The Government of the Republic of The Gambia recently received an insurance payout of USD 187 641 following its participation in the African Risk Capacity (ARC) Group mechanism, designed to help African Union (AU) member states plan, prepare and to better respond to extreme weather events. The funds come at a time when the country is facing severe food insecurity and will support recovery efforts from the recent drought event and help the government reach the most affected populations.
The payout, made by ARC Limited (ARC Ltd.), the insurance affiliate of the ARC Group responsible for risk pooling and transfer, is the result of a failed 2022/2023 agricultural season. The payment was made to the government in fulfilment of the conditions of the drought sovereign insurance policy taken out by The Gambia to cover this risk. Insurance taken out with ARC Ltd avails predictable finance to facilitate response to a disaster event of an agreed attachment point by a participating country.
The Gambia’s participation in this ARC risk pool was made possible by an insurance premium paid in part by the government, with premium support contribution from the Africa Disaster Risk Financing Programme, a framework developed as a collaboration between the African Development Bank and the ARC Group, funded by the Agence Française de Développement (ADRiFi AFD).
As drought conditions spread across West Africa’s Sahel region, The Gambia was amongst the most affected during the 2022/23 agricultural season. This led to late planting in the districts of Badibou, Jarra West, Kiang North Bank West, and Upper River North. According to the AfricaRisk View, ARC’s technical software for early warning and monitoring, a total of 153,902 people were affected, triggering a payout of USD 187,641.
“We are thrilled to be making this payout to the Government of the Republic of the Gambia and look forward to seeing the difference it will make in the lives of affected communities. ARC has been working closely with the country’s Disaster Risk Management structures to strengthen its response capacities to drought, and this payout is the culmination of these efforts,” said Lesley Ndlovu, CEO of ARC Ltd. “The payout will go a long way towards facilitating timely response on the ground, especially given the existing contingency plans to guide the implementation response.”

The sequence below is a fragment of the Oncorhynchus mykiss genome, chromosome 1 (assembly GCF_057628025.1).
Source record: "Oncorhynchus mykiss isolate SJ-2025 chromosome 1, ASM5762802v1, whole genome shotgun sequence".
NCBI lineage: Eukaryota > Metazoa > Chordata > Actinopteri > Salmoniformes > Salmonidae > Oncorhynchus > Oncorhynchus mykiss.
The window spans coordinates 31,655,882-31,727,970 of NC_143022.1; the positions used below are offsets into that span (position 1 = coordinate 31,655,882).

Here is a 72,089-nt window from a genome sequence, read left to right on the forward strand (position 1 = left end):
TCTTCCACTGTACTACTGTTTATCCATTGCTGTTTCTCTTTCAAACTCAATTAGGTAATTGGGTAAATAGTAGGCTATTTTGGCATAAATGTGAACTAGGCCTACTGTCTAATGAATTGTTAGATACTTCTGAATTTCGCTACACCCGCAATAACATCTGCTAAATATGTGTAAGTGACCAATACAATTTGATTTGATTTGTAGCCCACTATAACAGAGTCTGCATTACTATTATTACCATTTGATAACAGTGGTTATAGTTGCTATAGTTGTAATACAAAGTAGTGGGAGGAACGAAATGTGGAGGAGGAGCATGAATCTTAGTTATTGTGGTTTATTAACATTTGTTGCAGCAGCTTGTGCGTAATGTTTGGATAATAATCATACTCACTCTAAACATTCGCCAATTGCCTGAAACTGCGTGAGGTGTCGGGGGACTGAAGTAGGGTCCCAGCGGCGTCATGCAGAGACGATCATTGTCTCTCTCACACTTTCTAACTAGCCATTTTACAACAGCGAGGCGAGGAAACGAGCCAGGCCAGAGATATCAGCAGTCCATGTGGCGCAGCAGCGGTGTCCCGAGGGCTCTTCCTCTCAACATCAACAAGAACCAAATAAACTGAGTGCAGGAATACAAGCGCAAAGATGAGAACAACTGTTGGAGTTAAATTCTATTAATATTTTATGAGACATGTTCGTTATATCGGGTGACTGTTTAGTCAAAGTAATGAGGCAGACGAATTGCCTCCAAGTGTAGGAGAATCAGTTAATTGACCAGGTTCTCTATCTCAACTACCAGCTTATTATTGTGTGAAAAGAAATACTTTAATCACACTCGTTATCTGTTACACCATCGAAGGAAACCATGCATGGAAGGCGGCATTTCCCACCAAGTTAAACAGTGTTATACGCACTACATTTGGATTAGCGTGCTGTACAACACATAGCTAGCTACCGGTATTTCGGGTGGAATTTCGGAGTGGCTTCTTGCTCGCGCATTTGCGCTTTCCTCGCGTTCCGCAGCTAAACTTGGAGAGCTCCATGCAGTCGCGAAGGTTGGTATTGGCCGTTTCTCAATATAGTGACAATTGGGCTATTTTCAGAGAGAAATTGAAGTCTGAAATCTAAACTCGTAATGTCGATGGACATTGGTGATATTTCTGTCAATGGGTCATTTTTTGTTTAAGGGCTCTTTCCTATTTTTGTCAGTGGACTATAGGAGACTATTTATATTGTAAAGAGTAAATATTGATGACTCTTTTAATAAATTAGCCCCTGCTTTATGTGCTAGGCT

Through the Replica programme, a strategy which allows humanitarian actors to take out a policy on behalf of a country, Replica partner, the World Food Programme, which took out a policy on behalf of The Gambia, also received a payout of the same amount. This payout will also be used to implement recovery activities in the country and complement other efforts.
The Final Implementation Plan, developed from ARC’s contingency planning process, will guide the use of the payout, and assist 17,058 people in the affected regions. The Republic of Gambia has chosen the use of a cash transfer to be managed through the National Disaster Authority (NDMA) to reach the most vulnerable. WFP will use the disbursement received in the same manner. In addition to abating increased food insecurity, the payout will also help prevent households from resorting to negative coping mechanisms such as selling off productive assets.
Commenting on the payout, UN Assistant Secretary-General and ARC Group Director General, Ibrahima Cheikh Diong, reiterated the value of the ARC intervention, “The impact of disaster events goes beyond the immediate socio-economic costs and can reverse development gains that Africa has made. In the absence of instruments such as ARC, disaster events worsen food insecurity and can easily trap vulnerable populations into perpetual cycles of poverty.” He continued, “The effort from the Republic of The Gambia to build the country’s resilience is commendable. The government has continually demonstrated its willingness to fight the scourge of climate change towards protecting the lives and livelihoods of its people.”
The ARC facility combines four critical elements of Disaster risk management: early warning, contingency planning, risk pooling and risk transfer to create a powerful value proposition and has proven to be an effective tool to improve a government’s preparedness to manage disaster events. Combined, this offering provides participating member states with access to immediate funds for early and planned responses to support vulnerable populations while strengthening response capacities.